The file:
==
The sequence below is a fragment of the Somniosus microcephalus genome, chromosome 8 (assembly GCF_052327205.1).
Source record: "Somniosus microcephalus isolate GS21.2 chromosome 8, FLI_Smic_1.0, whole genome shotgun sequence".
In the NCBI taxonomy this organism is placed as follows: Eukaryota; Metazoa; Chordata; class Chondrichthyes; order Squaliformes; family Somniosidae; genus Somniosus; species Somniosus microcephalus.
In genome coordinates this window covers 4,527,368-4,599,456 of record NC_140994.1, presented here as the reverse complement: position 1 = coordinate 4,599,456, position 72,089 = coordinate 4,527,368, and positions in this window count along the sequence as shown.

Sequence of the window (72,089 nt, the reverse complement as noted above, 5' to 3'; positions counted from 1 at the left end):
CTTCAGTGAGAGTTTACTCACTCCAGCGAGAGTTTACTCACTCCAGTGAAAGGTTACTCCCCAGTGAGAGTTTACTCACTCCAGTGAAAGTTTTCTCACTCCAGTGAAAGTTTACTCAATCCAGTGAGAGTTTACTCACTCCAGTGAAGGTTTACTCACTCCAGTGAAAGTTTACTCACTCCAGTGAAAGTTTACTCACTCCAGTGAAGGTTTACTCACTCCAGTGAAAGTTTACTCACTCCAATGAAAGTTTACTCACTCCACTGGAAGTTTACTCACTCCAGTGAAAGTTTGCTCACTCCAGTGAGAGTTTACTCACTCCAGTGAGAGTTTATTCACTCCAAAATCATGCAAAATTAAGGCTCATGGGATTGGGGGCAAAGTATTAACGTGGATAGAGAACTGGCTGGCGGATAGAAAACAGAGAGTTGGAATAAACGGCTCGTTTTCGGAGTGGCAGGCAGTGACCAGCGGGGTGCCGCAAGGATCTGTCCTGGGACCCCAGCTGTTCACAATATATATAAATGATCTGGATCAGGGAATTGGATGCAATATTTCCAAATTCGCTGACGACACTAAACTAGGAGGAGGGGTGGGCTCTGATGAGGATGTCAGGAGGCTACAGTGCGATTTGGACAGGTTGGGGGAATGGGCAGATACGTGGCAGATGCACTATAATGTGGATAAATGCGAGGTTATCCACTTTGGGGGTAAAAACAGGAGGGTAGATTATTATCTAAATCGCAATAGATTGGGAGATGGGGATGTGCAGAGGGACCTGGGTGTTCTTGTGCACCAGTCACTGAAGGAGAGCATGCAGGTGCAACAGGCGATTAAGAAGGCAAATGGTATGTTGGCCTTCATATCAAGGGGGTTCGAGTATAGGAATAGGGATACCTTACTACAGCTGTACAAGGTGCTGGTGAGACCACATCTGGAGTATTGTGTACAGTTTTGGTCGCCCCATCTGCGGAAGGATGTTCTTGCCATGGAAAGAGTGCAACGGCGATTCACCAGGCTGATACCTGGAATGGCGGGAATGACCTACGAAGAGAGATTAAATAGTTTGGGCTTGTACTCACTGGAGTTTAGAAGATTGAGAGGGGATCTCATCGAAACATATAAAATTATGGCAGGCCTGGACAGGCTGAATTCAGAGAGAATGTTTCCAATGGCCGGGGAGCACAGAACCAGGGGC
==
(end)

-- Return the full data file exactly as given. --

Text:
The sequence below is a fragment of the Somniosus microcephalus genome, chromosome 8 (assembly GCF_052327205.1).
Source record: "Somniosus microcephalus isolate GS21.2 chromosome 8, FLI_Smic_1.0, whole genome shotgun sequence".
In the NCBI taxonomy this organism is placed as follows: Eukaryota; Metazoa; Chordata; class Chondrichthyes; order Squaliformes; family Somniosidae; genus Somniosus; species Somniosus microcephalus.
In genome coordinates this window covers 4,527,368-4,599,456 of record NC_140994.1, presented here as the reverse complement: position 1 = coordinate 4,599,456, position 72,089 = coordinate 4,527,368, and positions in this window count along the sequence as shown.

Sequence of the window (72,089 nt, the reverse complement as noted above, 5' to 3'; positions counted from 1 at the left end):
CTTCAGTGAGAGTTTACTCACTCCAGCGAGAGTTTACTCACTCCAGTGAAAGGTTACTCCCCAGTGAGAGTTTACTCACTCCAGTGAAAGTTTTCTCACTCCAGTGAAAGTTTACTCAATCCAGTGAGAGTTTACTCACTCCAGTGAAGGTTTACTCACTCCAGTGAAAGTTTACTCACTCCAGTGAAAGTTTACTCACTCCAGTGAAGGTTTACTCACTCCAGTGAAAGTTTACTCACTCCAATGAAAGTTTACTCACTCCACTGGAAGTTTACTCACTCCAGTGAAAGTTTGCTCACTCCAGTGAGAGTTTACTCACTCCAGTGAGAGTTTATTCACTCCAAAATCATGCAAAATTAAGGCTCATGGGATTGGGGGCAAAGTATTAACGTGGATAGAGAACTGGCTGGCGGATAGAAAACAGAGAGTTGGAATAAACGGCTCGTTTTCGGAGTGGCAGGCAGTGACCAGCGGGGTGCCGCAAGGATCTGTCCTGGGACCCCAGCTGTTCACAATATATATAAATGATCTGGATCAGGGAATTGGATGCAATATTTCCAAATTCGCTGACGACACTAAACTAGGAGGAGGGGTGGGCTCTGATGAGGATGTCAGGAGGCTACAGTGCGATTTGGACAGGTTGGGGGAATGGGCAGATACGTGGCAGATGCACTATAATGTGGATAAATGCGAGGTTATCCACTTTGGGGGTAAAAACAGGAGGGTAGATTATTATCTAAATCGCAATAGATTGGGAGATGGGGATGTGCAGAGGGACCTGGGTGTTCTTGTGCACCAGTCACTGAAGGAGAGCATGCAGGTGCAACAGGCGATTAAGAAGGCAAATGGTATGTTGGCCTTCATATCAAGGGGGTTCGAGTATAGGAATAGGGATACCTTACTACAGCTGTACAAGGTGCTGGTGAGACCACATCTGGAGTATTGTGTACAGTTTTGGTCGCCCCATCTGCGGAAGGATGTTCTTGCCATGGAAAGAGTGCAACGGCGATTCACCAGGCTGATACCTGGAATGGCGGGAATGACCTACGAAGAGAGATTAAATAGTTTGGGCTTGTACTCACTGGAGTTTAGAAGATTGAGAGGGGATCTCATCGAAACATATAAAATTATGGCAGGCCTGGACAGGCTGAATTCAGAGAGAATGTTTCCAATGGCCGGGGAGCACAGAACCAGGGGC